Many professions today involve computer work, paperwork, meetings, etc., which require sitting at a desk for multiple hours a day. Then after work, people often relax on the couch or in front of a computer, sitting even more. On average, a U.S. adult spends 9 to 10 hours each day sitting, even an hour workout and eating healthy cannot counteract these damaging effects.
How Does Sitting Impact My Health?
Numerous studies suggest sitting for long hours is harmful to your mental and physical health. Recent findings show that even exercise and a healthy diet will not entirely reverse the health consequences associated with sitting for extended periods of time.
As Katy Bowman, a scientist and author of the book: Move Your DNA: Restore Your Health Through Natural Movement, stated:
“Actively sedentary is a new category of people who are fit for one hour but sitting around the rest of the day… You can’t offset 10 hours of stillness with one hour of exercise.”
Read below how Dr. Mercola further explains the adverse effects sitting has on the various parts of the body.
Brain:Because sitting decreases the flow of oxygen and blood to your brain, researchers have also found that excessive sitting can negatively impact your brain, suppressing your ability to think clearly and reducing the production of mood-enhancing chemicals.
Heart: When you sit, blood flows slower and muscles burn less fat, which makes it easier for fatty acids to clog your heart. Research published in the Journal of the American College of Cardiology showed that women who sit for 10 or more hours a day may have a significantly greater risk of developing heart disease than those who sit for five hours or less.
Pancreas/Diabetes: Your body’s ability to respond to insulin is affected by just one day of excess sitting, which increases insulin production from the pancreas, which could lead to diabetes. Research published in Diabetologia found that those who sat for the longest periods of time were twice as likely to have diabetes or heart disease, compared to those who sat the least. Sitting for more than eight hours a day has also been associated with a 90 percent increased risk of Type 2 diabetes.
Cancer: Excess sitting may increase your risk of colon, breast, and endometrial cancers. The mechanism is not known for certain, but it could be due to excess insulin production, which encourages cell growth, or the fact that regular movement boosts antioxidants in your body that may eliminate potentially cancer-causing free radicals. Findings presented at the 2015 Inaugural Active Working Summit also found that sitting increases lung cancer by 54 percent, uterine cancer by 66 percent, and colon cancer by 30 percent.
Digestion: Sitting down after you’ve eaten causes your abdominal contents to compress, thus slowing down digestion. Sluggish digestion, in turn, can lead to cramping, bloating, heartburn, and constipation, as well as dysbiosis in your gastrointestinal tract, a condition caused by microbial imbalances in your body.
Posture Problems: It’s common to hold your neck and head forward while working at a computer or cradling a phone to your ear. This can lead to strains to your cervical vertebrae along with permanent imbalances, which can lead to neck strain, sore shoulders and back. Sitting puts more pressure on your spine than standing, and the toll on your back health is even worse if you’re sitting hunched in front of a computer. It’s estimated that 40 percent of people with back pain have spent long hours at their computer each day.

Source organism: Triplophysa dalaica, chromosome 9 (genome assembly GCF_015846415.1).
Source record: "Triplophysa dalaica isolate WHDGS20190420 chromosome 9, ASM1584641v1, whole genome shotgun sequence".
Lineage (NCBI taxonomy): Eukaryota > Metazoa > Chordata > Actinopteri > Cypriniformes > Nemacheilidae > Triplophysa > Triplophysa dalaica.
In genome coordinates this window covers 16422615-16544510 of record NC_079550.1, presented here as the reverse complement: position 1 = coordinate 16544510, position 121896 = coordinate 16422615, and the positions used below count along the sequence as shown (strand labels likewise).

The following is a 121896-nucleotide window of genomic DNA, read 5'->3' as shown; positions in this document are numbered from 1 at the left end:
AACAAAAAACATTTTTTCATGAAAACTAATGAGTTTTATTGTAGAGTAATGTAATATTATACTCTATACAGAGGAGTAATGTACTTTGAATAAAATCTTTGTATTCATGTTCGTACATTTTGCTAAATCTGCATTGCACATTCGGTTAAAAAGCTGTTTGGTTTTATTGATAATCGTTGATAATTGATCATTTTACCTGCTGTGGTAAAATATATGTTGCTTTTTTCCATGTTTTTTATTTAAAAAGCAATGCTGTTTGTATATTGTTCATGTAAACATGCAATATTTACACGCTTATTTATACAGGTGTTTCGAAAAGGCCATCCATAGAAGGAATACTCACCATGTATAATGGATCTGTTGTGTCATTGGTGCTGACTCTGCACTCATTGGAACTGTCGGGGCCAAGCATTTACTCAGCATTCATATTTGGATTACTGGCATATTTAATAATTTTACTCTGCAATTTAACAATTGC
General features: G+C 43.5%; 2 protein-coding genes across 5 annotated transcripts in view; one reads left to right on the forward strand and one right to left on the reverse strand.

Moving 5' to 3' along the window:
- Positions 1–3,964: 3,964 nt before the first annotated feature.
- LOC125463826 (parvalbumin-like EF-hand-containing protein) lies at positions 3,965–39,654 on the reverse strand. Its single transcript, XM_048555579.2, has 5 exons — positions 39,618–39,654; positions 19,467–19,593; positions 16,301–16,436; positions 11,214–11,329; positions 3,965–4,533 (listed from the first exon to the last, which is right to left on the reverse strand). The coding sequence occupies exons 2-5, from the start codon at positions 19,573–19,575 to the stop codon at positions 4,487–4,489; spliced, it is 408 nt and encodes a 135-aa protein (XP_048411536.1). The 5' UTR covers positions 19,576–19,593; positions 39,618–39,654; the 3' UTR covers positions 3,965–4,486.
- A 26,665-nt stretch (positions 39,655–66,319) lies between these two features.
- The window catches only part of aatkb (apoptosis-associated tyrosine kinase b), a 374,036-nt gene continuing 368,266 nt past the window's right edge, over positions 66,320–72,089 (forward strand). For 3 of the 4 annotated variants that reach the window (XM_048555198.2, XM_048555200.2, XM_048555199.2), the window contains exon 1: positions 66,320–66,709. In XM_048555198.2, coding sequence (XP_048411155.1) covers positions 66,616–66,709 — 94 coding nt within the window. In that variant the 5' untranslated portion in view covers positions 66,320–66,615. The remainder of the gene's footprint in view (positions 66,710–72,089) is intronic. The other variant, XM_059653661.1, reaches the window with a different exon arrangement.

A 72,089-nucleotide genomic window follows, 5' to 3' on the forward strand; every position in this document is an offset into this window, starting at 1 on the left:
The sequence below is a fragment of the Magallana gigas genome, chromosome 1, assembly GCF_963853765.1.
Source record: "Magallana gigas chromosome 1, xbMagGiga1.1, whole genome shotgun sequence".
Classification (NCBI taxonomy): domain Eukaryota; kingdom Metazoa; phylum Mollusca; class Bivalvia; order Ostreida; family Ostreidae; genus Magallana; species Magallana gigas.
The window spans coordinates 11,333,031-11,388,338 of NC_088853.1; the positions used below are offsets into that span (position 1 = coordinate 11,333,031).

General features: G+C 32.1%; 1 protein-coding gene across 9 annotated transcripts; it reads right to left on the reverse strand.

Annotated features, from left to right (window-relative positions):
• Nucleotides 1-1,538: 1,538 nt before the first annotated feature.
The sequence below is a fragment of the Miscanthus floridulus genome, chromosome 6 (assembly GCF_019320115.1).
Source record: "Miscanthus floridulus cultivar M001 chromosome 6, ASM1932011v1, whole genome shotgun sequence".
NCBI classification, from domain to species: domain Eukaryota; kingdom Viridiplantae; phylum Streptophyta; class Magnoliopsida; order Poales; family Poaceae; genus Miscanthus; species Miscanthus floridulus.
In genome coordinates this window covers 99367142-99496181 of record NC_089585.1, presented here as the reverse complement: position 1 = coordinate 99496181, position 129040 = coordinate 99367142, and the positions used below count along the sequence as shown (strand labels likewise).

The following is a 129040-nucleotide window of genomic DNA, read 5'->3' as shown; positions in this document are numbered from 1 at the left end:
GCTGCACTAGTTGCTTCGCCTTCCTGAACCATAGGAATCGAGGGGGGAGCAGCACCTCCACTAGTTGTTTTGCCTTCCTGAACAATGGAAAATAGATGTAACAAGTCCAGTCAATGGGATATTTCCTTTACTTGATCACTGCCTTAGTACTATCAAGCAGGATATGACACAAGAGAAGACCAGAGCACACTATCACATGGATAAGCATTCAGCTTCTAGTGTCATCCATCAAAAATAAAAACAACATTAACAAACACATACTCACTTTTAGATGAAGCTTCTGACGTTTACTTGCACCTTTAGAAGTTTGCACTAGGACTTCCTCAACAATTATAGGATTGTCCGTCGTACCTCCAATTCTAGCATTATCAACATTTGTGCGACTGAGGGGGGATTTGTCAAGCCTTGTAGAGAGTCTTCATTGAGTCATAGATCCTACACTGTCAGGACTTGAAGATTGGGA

Varicose Veins: Sitting leads to poor circulation in your legs, which can cause swelling in your ankles, varicose veins, and blood clots known as deep vein thrombosis (DVT).
Mainly, at the molecular level, the body was designed to be active and on the move all day long. When you stop moving for extended periods of time, the body thinks it’s time to shut down and prepare for death.
Have good sitting posture with a straight spine. Avoid from slumping over or leaning forward to look at your screen.
Set an alarm every hour to remind you to stand up and walk for 5-10 minutes.
Drink more water. This will also make you walk to the bathroom more.
Use an app or way to track your steps. Set daily goals!
When you get home, don’t sit for long hours in front of the TV or on your computer.
Park your vehicle at a distance in the parking lot of your office to enable you to walk a little extra.
Use stairs instead of escalators where ever possible.
Stand up or walk while you are on the phone.
Use an exercise ball for your chair.
Purchase or modify your desk to be a standing workstation.
Take a moment to watch this video further expressing the harmful health issues associated with sitting long periods:
Reader – How will you avoid the negative health effects from sitting long periods of time?
Disclaimer: The content of this website is based on research conducted by Complete Wellness Report, unless otherwise noted. The information is presented for educational purposes only and is not intended to diagnose or prescribe for any medical or psychological condition, nor to prevent, treat, mitigate or cure such conditions. The information contained herein is not intended to replace a one-on-one relationship with a doctor or qualified healthcare professional. Therefore, this information is not intended as medical advice, but rather a sharing of knowledge and information based on research and experience. Complete Wellness Report encourages you to make your own health care decisions based on your judgment and research in partnership with a qualified healthcare professional.
These statements have not been evaluated by the Food and Drug Administration. The information on this website is not intended to diagnose, treat, cure or prevent any disease.